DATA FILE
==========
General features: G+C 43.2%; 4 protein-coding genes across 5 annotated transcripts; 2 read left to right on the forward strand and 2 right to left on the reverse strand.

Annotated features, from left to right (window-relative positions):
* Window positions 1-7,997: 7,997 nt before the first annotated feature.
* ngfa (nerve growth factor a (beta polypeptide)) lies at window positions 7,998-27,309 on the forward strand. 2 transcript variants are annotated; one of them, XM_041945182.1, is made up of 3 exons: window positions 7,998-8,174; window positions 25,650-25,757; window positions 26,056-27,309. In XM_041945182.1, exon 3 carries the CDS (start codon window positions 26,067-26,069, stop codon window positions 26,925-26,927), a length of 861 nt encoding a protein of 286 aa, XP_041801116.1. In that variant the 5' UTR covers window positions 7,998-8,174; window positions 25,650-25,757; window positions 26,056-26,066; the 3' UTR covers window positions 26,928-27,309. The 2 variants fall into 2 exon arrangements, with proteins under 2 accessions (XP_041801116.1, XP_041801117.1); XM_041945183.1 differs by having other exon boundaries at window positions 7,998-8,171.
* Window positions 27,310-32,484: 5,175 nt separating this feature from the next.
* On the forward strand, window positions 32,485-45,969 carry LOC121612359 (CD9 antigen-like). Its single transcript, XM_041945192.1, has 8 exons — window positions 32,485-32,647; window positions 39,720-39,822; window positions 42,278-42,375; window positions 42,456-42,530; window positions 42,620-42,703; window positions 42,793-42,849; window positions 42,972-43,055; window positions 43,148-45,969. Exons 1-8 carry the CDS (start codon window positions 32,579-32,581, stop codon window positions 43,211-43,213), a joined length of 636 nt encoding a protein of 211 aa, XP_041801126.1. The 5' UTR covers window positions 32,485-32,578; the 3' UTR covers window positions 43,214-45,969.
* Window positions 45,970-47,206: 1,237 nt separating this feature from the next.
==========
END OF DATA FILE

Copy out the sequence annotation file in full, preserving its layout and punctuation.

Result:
General features: G+C 43.2%; 4 protein-coding genes across 5 annotated transcripts; 2 read left to right on the forward strand and 2 right to left on the reverse strand.

Annotated features, from left to right (window-relative positions):
* Window positions 1-7,997: 7,997 nt before the first annotated feature.
* ngfa (nerve growth factor a (beta polypeptide)) lies at window positions 7,998-27,309 on the forward strand. 2 transcript variants are annotated; one of them, XM_041945182.1, is made up of 3 exons: window positions 7,998-8,174; window positions 25,650-25,757; window positions 26,056-27,309. In XM_041945182.1, exon 3 carries the CDS (start codon window positions 26,067-26,069, stop codon window positions 26,925-26,927), a length of 861 nt encoding a protein of 286 aa, XP_041801116.1. In that variant the 5' UTR covers window positions 7,998-8,174; window positions 25,650-25,757; window positions 26,056-26,066; the 3' UTR covers window positions 26,928-27,309. The 2 variants fall into 2 exon arrangements, with proteins under 2 accessions (XP_041801116.1, XP_041801117.1); XM_041945183.1 differs by having other exon boundaries at window positions 7,998-8,171.
* Window positions 27,310-32,484: 5,175 nt separating this feature from the next.
* On the forward strand, window positions 32,485-45,969 carry LOC121612359 (CD9 antigen-like). Its single transcript, XM_041945192.1, has 8 exons — window positions 32,485-32,647; window positions 39,720-39,822; window positions 42,278-42,375; window positions 42,456-42,530; window positions 42,620-42,703; window positions 42,793-42,849; window positions 42,972-43,055; window positions 43,148-45,969. Exons 1-8 carry the CDS (start codon window positions 32,579-32,581, stop codon window positions 43,211-43,213), a joined length of 636 nt encoding a protein of 211 aa, XP_041801126.1. The 5' UTR covers window positions 32,485-32,578; the 3' UTR covers window positions 43,214-45,969.
* Window positions 45,970-47,206: 1,237 nt separating this feature from the next.